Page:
Ben Franklin already knew enough about grounding to keep the portion of the kite string he was holding dry. Otherwise when the lightning streaked down the wet part of the line and hit the key, he might have received more than a mild shcok when he moved his hand near the key. Legend has it that the experience was striking enough to send him indoors where he set about inventing the lightning rod.

Fast-forwarding a few centuries, grounded electrical systems are now the norm throughout most of the world, although some European countries operate ungrounded systems, which are monitored to identify faults if they occur.

But despite the fact that grounding and bonding are virtually universal in the industry, it would be a serious mistake for electrical contractors to consider the two disciplines pro forma and think it is just a matter of driving in a ground rod and tying it off to a cold water pipe. If not implemented properly, the result can be serious personal injury and costly property damage, not to mention the inevitable litigation that would follow.


And it’s worth noting that, at the beginning of the first chapter of the third edition of “Soares’ Grounding Electrical Distribution Systems for Safety,” the editor states, “The subject of grounding has always been confusing to many and precipitates much interest whenever discussions are held on the Code.”


So perhaps it would be best to start this brief discussion with the basic definitions of grounding and bonding as they appear in the National Electrical Code (NEC):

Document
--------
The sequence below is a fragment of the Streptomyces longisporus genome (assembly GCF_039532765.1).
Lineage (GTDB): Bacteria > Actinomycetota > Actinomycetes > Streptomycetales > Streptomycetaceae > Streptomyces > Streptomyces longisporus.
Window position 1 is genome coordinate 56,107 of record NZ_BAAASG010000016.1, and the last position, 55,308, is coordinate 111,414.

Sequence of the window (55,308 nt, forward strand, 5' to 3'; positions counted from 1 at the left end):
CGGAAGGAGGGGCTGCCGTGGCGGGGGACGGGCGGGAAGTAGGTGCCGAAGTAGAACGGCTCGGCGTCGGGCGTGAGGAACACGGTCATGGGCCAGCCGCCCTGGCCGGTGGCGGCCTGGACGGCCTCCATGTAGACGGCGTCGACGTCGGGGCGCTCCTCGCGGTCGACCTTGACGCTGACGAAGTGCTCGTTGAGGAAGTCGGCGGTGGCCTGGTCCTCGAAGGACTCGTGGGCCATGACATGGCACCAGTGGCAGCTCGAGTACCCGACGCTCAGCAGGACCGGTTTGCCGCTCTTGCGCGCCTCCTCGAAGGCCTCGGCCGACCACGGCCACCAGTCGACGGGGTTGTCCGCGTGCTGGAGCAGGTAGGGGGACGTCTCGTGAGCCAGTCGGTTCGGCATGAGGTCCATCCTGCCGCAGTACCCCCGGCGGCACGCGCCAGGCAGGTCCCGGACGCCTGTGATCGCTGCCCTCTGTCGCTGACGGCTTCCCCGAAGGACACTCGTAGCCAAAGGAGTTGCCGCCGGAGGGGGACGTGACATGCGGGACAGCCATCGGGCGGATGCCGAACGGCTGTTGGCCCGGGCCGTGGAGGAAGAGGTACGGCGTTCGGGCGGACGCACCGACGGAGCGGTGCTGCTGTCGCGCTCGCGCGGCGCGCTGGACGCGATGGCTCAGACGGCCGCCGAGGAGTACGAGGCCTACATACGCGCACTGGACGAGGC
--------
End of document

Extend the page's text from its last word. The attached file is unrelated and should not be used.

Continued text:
• Grounding: A conducting connection between an electrical circuit or equipment and the earth or to some conducting body that serves in place of the earth.


• Bonding: The permanent joining of metallic parts to form an electrically conductive path that will ensure electrical continuity and the capacity to conduct safely any current likely to be imposed.


That sounds rather straightforward; however, there are more complexities involved here than one might think, so it is important to know where to look for guidance.


The importance of Article 250


Industry experts agree that Article 250 in the NEC is the quintessential and primary source for information on grounding and bonding, but they also warn that this is not casual reading.


“Article 250 is one of the most difficult and involved sections in the NEC,” said Michael Johnston, NECA executive director, standards and safety. “In particular, Section 250.4 outlines what is intended to be accomplished by grounding and bonding and the performance requirements regarding installation. The prescriptive requirements in Article 250 are much easier to understand and apply when the performance requirements are known.”


Johnston chaired NEC Panel 5 on grounding and bonding in separate buildings in 2011, having served on that panel for the Code’s previous three cycles, and he is the author of the National Joint Apprenticeship and Training Committee (NJATC) curriculum text on the subject “Applied Grounding and Bonding.”


He noted that the contractor has to grasp the big picture of what his grounding responsibilities are.


“Once service is delivered to a building, he has to ground it and bond it and know exactly what rules apply and how the installation is supposed to perform. This is always quite a challenge because it involves equipment grounding and bonding throughout the distribution system all the way to the final outlet,” Johnston said.


He also noted that probably the biggest problem ECs have is misapplying the NEC rules because they misuse the terminology.


“Too often, in their initial thinking and planning processes and in their prejob discussions with building owners and architects, they don’t use grounding terms correctly,” he said. “You can’t overestimate the importance of using the proper terminology. There has to be accurate communication, and if the contractor uses the Code terms properly and understands their definitions, then he’ll be accurate in applying the NEC rules to installations and systems.